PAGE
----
Manfred von Richthofen is one of the most famous flying aces to have ever taken to the skies. Do you know what his nickname is? Did you know he was only 11 years old when the Wright brothers made their first successful flight in Kitty Hawk? And that despite being one of the most well-known fighter pilots, he was eventually shot down and killed 15 years after that same first flight by the Wright brothers?
From World War I to modern times flying aces have been the sole of many militaries. They collectively fly thousands of missions each year in support and assistance for ground troops, as well as predetermined attacks across enemy lines. But, do you know the name of the World War II Ace who flew over 1,000 missions without ever getting shot down? Considering the fatality rate was among the highest in the war, this is an amazing feat.
Do you know the British Ace who was blind in one eye, or do you know the Axis ace who shot down 13 opposing fighter planes in 17 minutes?
These are the pilots who have embraced one of the scariest and most deadly occupations in the world. Do you think your skills are good enough to do them proud? Get those propellers spinning; it's quiz time!
Manfred von Richthofen was the Red Baron, perhaps the most famous flying ace of all time. He flew for the Imperial German Army Air Service during World War I.
Erich Hartmann was a German flying ace. World War II Soviets called him "The Black Devil."
James Jabara was a United States Air Force fighter pilot. He flew a P-51 Mustang in WWII.
Muhammad Mahmood Alam flew in the Pakistani Air Force. He navigated the skies in the Indo-Pakistani War of 1965.
Charles B. DeBellevue had a total of six kills in the Vietnam War. This made him the top ace during that war.
Giora Epstein had 17 victories during the Arab–Israeli Wars. His nickname was Hawkeye.
Cesar Rodriguez has been called the "Last American Ace." He flew during the Gulf and Kosovo wars.
Joseph Christopher McConnell Jr. was awarded the Distinguished Service Cross and the Silver Star for combat heroism. He was credited with shooting down 16 enemy Mig-15s.
James Edgar "Johnnie" Johnson was never shot down in over 1,000 missions. And his aircraft was only damaged once.
Kurt Welter flew for the Germans during WWII. Welter flew a Messerschmitt Me 262.
Captain Albert Ball was Britain’s highest scoring ace fighter pilot during WWI. He was shot down by the Germans in 1917, when he was only 20.
Ernst Udet flew for the Luftwaffe during World War I. He was the highest-scoring German fighter pilot to survive WWI.
William Avery Bishop flew for the Royal Flying Corps of Canada. He has been credited with shooting down 25 enemy planes in 12 days.
René Fonck was a French fighter pilot. He has been named the highest-scoring Allied fighter pilot of WWI with 75 confirmed kills.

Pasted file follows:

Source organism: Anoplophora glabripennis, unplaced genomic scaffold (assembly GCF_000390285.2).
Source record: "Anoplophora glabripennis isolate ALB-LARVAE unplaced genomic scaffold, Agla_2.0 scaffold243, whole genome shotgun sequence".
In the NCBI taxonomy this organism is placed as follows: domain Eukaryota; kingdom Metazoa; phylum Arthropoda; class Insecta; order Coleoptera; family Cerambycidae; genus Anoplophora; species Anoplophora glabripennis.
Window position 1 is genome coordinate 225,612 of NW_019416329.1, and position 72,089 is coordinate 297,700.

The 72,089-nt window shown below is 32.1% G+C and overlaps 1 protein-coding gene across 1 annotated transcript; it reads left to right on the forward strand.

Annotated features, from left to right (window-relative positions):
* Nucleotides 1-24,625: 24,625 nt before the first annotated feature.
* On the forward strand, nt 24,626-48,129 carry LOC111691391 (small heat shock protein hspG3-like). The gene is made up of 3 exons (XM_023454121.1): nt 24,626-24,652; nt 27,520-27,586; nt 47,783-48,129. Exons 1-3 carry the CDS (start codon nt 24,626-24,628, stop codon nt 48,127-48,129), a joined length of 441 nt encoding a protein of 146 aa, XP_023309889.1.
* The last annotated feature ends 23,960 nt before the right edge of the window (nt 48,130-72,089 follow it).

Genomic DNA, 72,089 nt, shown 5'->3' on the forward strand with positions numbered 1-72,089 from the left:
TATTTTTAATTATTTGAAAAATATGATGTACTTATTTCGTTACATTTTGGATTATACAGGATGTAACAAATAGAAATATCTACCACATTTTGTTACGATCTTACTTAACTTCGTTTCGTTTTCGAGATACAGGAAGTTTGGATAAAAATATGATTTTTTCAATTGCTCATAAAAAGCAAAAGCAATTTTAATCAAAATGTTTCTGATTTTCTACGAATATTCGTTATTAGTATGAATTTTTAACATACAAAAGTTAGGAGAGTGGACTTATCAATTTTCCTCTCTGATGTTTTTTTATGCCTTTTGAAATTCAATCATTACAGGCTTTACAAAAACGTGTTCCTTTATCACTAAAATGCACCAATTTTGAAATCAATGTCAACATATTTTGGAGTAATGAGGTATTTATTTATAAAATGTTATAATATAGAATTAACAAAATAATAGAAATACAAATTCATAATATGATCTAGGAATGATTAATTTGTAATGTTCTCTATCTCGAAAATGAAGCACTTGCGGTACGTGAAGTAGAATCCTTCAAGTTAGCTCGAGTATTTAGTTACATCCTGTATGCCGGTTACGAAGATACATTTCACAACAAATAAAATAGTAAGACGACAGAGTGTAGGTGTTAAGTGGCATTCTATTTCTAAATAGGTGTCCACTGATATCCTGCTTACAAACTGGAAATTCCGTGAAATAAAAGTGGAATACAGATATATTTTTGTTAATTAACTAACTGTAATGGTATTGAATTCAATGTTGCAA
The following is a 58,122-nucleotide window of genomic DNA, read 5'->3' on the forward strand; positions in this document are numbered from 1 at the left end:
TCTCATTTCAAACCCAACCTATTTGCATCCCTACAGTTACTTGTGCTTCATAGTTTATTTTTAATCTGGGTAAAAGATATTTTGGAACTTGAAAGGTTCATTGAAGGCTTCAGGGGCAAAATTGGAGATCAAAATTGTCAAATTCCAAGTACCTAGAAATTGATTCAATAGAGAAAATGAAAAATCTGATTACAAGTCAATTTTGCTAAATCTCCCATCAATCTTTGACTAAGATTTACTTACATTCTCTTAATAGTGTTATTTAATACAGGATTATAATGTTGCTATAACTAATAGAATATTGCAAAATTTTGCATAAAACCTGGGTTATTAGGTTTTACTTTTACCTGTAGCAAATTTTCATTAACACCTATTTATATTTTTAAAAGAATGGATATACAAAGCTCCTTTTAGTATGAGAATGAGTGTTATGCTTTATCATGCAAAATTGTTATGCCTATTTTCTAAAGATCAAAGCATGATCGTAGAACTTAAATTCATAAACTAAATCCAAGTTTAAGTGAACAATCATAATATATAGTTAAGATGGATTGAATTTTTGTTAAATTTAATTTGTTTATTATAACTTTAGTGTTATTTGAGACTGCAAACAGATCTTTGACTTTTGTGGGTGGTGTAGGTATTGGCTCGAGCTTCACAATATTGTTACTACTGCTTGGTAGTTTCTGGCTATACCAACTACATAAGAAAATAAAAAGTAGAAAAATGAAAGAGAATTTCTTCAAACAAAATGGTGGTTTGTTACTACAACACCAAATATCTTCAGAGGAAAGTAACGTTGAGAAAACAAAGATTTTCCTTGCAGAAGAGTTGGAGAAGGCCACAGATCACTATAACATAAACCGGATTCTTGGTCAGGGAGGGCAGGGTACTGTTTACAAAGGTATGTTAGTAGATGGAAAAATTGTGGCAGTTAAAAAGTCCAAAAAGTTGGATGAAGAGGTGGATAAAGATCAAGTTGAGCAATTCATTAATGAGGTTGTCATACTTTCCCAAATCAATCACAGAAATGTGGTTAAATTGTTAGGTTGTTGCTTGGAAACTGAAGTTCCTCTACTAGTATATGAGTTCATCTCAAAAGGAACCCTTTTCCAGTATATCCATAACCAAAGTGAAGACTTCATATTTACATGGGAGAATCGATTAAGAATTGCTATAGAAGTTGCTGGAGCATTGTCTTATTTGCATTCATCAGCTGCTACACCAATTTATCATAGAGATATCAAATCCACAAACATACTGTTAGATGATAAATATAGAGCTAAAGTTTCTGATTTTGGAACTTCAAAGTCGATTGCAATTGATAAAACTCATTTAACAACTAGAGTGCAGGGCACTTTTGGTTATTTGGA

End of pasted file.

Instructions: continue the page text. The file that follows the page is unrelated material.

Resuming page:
Edward Mannock was almost blind in his left eye. He had 61 confirmed kills.
Gerhard Barkhorn was only one of two to every achieve more than 300 victories. The other pilot was Erich Hartmann.
Erich Rudorffer shot down 13 enemies in 17 minutes. He has been credited with 222 victories.
Wow, that's quite the name - Hans-Joachim Walter Rudolf Siegfried Marseille! He claimed that 151 of his 158 victories were against the British Desert Air Force over North Africa.
Eino Ilmari Juutilainen flew for the Finnish Air Force. He is credited as the top non-German fighter pilot of all time.
Ivan Kozhedub flew for the Soviets. He flew a Lavochkin La-5 during World War II.
Alexander Pokryshkin was a Soviet pilot. He was also a Marshall in the Soviet Air Force.
Mato Dukovac flew for the Air Force of the Independent State of Croatia during World War II. He lived in Canada after the war.
Ján Režňák flew for the Slovak Air Force. He had 32 confirmed kills during World War II.
Richard Bong was one of the most decorated and the highest scoring U.S. Army ace during World War II. He has been credited with shooting down 40 Japanese aircraft.
Tetsuzō Iwamoto was the top Japanese flying ace during World War II. He is credited with more than 100 victories.
Pat Pattle was rejected by the South African Air Force when he was 18. Some sources claim he had more than 51 kills.
Teresio Vittorio Martinoli flew for the Italian Co-Belligerent Air Force. He has been credited with 22 victories.
Adrian Warburton flew for the RAF. His plane was shot down in April 1944.
Alexandru Șerbănescu was a Romanian fighter pilot. He flew for the Germans in World War II.
Max Stotz has been credited with shooting down 189 enemy aircraft in over 700 missions. His fighter plane was shot down in August 1943 and he was never found.
Hans Wind was a Finnish fighter pilot. He is credited with 75 confirmed victories.
Constantin Cantacuzino's nickname was "Bâzu." He is credited with 43 confirmed kills.
Hiromichi Shinohara claimed 58 kills in only three months. He flew a Nakajima Ki-27 and was shot down and killed at 26.
Kirill A. Yevstigneyev was a Soviet fighter pilot. He flew a Lavochkin La-5 and La-7 fighter during World War II.
Pierre Clostermann was a French flying ace. He flew a Spitfire in World War II.